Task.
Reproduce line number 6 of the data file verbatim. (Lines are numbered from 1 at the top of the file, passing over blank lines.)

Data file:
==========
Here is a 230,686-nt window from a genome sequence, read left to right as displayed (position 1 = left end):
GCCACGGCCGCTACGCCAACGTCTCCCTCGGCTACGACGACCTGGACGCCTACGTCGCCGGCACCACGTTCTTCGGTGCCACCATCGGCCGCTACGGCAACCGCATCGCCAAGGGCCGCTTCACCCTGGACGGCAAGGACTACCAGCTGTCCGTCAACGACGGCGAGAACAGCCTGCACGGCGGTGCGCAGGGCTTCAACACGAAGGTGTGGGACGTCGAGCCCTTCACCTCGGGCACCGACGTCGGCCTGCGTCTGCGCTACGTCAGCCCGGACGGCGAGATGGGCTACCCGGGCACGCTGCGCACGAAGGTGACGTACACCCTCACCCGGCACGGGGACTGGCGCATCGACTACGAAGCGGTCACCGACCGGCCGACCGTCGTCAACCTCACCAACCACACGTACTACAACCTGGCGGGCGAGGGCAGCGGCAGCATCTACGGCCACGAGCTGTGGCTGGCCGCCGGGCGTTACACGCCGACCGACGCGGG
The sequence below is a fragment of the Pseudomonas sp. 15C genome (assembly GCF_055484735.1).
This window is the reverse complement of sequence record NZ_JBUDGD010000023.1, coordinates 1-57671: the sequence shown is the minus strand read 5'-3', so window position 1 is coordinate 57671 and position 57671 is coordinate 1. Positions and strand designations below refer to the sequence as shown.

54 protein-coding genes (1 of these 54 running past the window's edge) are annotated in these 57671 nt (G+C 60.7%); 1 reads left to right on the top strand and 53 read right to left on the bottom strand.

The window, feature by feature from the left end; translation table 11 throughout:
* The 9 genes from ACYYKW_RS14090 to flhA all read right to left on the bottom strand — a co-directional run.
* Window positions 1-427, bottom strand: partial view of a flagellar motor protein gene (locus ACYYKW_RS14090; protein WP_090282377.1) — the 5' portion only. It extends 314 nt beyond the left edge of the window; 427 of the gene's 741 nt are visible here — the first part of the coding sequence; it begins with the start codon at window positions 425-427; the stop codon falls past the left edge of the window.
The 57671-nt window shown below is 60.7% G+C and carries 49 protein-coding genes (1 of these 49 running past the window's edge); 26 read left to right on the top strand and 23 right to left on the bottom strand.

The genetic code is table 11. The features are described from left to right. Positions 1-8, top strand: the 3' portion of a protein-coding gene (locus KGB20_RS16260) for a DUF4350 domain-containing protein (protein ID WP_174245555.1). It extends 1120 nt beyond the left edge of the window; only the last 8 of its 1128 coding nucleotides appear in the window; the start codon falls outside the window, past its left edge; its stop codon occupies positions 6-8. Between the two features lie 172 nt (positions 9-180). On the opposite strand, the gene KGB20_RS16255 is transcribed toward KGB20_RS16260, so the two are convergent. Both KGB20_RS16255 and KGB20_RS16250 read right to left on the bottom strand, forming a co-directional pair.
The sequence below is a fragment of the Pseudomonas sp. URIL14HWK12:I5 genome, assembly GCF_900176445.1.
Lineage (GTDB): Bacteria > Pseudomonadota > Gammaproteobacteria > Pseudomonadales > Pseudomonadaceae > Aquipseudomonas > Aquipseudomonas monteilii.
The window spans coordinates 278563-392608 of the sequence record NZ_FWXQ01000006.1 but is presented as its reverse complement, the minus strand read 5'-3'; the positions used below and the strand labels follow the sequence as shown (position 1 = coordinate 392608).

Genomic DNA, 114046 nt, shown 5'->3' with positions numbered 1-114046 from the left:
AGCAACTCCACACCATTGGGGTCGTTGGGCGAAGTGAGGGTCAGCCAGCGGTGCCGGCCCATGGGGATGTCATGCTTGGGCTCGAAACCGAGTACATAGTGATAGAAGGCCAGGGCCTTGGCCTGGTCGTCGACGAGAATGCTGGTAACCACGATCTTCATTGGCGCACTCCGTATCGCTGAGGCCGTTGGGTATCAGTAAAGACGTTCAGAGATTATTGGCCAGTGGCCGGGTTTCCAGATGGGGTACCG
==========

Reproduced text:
The window, feature by feature from the left end; translation table 11 throughout: